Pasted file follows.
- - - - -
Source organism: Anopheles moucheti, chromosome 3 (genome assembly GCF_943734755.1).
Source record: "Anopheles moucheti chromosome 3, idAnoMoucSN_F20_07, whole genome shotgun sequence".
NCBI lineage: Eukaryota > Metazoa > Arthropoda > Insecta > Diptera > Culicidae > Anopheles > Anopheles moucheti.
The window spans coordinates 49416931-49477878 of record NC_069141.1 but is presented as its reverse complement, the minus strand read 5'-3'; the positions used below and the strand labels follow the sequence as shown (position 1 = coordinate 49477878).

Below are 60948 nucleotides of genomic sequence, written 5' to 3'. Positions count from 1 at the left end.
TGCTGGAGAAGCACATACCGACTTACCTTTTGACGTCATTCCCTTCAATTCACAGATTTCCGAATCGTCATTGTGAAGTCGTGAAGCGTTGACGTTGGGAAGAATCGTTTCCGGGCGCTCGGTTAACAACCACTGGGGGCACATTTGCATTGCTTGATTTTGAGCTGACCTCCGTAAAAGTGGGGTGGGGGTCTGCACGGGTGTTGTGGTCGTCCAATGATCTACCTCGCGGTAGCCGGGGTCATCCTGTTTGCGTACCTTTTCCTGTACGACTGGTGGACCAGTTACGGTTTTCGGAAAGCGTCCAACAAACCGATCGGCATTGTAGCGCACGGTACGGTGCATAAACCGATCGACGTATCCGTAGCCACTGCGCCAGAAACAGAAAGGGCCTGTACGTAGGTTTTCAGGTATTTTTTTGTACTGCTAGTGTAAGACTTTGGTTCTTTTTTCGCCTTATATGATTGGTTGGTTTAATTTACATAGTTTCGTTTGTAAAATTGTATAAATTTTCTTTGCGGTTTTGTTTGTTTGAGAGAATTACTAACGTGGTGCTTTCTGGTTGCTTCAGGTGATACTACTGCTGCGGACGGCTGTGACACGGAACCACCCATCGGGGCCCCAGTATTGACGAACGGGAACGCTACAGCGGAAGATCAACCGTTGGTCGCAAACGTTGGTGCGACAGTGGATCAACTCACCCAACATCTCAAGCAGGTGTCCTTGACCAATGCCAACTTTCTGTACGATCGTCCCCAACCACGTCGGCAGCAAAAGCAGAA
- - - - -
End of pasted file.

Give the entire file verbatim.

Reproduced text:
Source organism: Anopheles moucheti, chromosome 3 (genome assembly GCF_943734755.1).
Source record: "Anopheles moucheti chromosome 3, idAnoMoucSN_F20_07, whole genome shotgun sequence".
NCBI lineage: Eukaryota > Metazoa > Arthropoda > Insecta > Diptera > Culicidae > Anopheles > Anopheles moucheti.
The window spans coordinates 49416931-49477878 of record NC_069141.1 but is presented as its reverse complement, the minus strand read 5'-3'; the positions used below and the strand labels follow the sequence as shown (position 1 = coordinate 49477878).

Below are 60948 nucleotides of genomic sequence, written 5' to 3'. Positions count from 1 at the left end.
TGCTGGAGAAGCACATACCGACTTACCTTTTGACGTCATTCCCTTCAATTCACAGATTTCCGAATCGTCATTGTGAAGTCGTGAAGCGTTGACGTTGGGAAGAATCGTTTCCGGGCGCTCGGTTAACAACCACTGGGGGCACATTTGCATTGCTTGATTTTGAGCTGACCTCCGTAAAAGTGGGGTGGGGGTCTGCACGGGTGTTGTGGTCGTCCAATGATCTACCTCGCGGTAGCCGGGGTCATCCTGTTTGCGTACCTTTTCCTGTACGACTGGTGGACCAGTTACGGTTTTCGGAAAGCGTCCAACAAACCGATCGGCATTGTAGCGCACGGTACGGTGCATAAACCGATCGACGTATCCGTAGCCACTGCGCCAGAAACAGAAAGGGCCTGTACGTAGGTTTTCAGGTATTTTTTTGTACTGCTAGTGTAAGACTTTGGTTCTTTTTTCGCCTTATATGATTGGTTGGTTTAATTTACATAGTTTCGTTTGTAAAATTGTATAAATTTTCTTTGCGGTTTTGTTTGTTTGAGAGAATTACTAACGTGGTGCTTTCTGGTTGCTTCAGGTGATACTACTGCTGCGGACGGCTGTGACACGGAACCACCCATCGGGGCCCCAGTATTGACGAACGGGAACGCTACAGCGGAAGATCAACCGTTGGTCGCAAACGTTGGTGCGACAGTGGATCAACTCACCCAACATCTCAAGCAGGTGTCCTTGACCAATGCCAACTTTCTGTACGATCGTCCCCAACCACGTCGGCAGCAAAAGCAGAA